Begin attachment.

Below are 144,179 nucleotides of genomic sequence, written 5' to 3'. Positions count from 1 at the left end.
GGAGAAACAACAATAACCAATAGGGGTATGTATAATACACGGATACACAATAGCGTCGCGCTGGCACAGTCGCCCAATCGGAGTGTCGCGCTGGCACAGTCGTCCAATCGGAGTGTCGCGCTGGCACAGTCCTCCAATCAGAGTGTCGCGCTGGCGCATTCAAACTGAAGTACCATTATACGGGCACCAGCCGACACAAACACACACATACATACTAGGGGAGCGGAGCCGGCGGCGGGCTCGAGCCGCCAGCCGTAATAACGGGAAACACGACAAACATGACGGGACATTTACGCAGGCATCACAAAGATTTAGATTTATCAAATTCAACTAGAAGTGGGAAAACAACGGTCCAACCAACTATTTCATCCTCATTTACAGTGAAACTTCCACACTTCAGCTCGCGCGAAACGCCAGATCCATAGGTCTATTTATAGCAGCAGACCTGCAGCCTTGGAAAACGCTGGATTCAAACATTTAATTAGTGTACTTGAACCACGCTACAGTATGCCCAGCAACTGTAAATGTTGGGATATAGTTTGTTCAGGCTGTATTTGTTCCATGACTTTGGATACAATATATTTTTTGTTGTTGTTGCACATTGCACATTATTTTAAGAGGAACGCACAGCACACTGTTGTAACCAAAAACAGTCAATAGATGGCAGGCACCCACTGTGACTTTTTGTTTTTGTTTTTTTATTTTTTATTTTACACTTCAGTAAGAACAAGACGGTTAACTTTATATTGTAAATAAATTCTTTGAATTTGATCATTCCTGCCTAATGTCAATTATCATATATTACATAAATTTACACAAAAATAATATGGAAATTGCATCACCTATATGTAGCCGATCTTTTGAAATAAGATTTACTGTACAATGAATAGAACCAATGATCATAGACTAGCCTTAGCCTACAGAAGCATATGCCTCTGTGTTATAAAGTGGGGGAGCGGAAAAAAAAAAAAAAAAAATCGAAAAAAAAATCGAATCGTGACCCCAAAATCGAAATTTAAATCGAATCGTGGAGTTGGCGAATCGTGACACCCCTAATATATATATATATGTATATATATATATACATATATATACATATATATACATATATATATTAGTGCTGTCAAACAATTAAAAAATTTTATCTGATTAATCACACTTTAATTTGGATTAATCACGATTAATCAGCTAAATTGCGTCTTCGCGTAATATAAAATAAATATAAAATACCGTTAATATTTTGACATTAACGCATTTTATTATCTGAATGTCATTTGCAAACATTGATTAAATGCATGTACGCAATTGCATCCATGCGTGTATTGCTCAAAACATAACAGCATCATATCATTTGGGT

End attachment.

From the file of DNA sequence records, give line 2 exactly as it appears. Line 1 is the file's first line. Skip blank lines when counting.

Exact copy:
GGAGAAACAACAATAACCAATAGGGGTATGTATAATACACGGATACACAATAGCGTCGCGCTGGCACAGTCGCCCAATCGGAGTGTCGCGCTGGCACAGTCGTCCAATCGGAGTGTCGCGCTGGCACAGTCCTCCAATCAGAGTGTCGCGCTGGCGCATTCAAACTGAAGTACCATTATACGGGCACCAGCCGACACAAACACACACATACATACTAGGGGAGCGGAGCCGGCGGCGGGCTCGAGCCGCCAGCCGTAATAACGGGAAACACGACAAACATGACGGGACATTTACGCAGGCATCACAAAGATTTAGATTTATCAAATTCAACTAGAAGTGGGAAAACAACGGTCCAACCAACTATTTCATCCTCATTTACAGTGAAACTTCCACACTTCAGCTCGCGCGAAACGCCAGATCCATAGGTCTATTTATAGCAGCAGACCTGCAGCCTTGGAAAACGCTGGATTCAAACATTTAATTAGTGTACTTGAACCACGCTACAGTATGCCCAGCAACTGTAAATGTTGGGATATAGTTTGTTCAGGCTGTATTTGTTCCATGACTTTGGATACAATATATTTTTTGTTGTTGTTGCACATTGCACATTATTTTAAGAGGAACGCACAGCACACTGTTGTAACCAAAAACAGTCAATAGATGGCAGGCACCCACTGTGACTTTTTGTTTTTGTTTTTTTATTTTTTATTTTACACTTCAGTAAGAACAAGACGGTTAACTTTATATTGTAAATAAATTCTTTGAATTTGATCATTCCTGCCTAATGTCAATTATCATATATTACATAAATTTACACAAAAATAATATGGAAATTGCATCACCTATATGTAGCCGATCTTTTGAAATAAGATTTACTGTACAATGAATAGAACCAATGATCATAGACTAGCCTTAGCCTACAGAAGCATATGCCTCTGTGTTATAAAGTGGGGGAGCGGAAAAAAAAAAAAAAAAAATCGAAAAAAAAATCGAATCGTGACCCCAAAATCGAAATTTAAATCGAATCGTGGAGTTGGCGAATCGTGACACCCCTAATATATATATATATGTATATATATATATACATATATATACATATATATACATATATATATTAGTGCTGTCAAACAATTAAAAAATTTTATCTGATTAATCACACTTTAATTTGGATTAATCACGATTAATCAGCTAAATTGCGTCTTCGCGTAATATAAAATAAATATAAAATACCGTTAATATTTTGACATTAACGCATTTTATTATCTGAATGTCATTTGCAAACATTGATTAAATGCATGTACGCAATTGCATCCATGCGTGTATTGCTCAAAACATAACAGCATCATATCATTTGGGT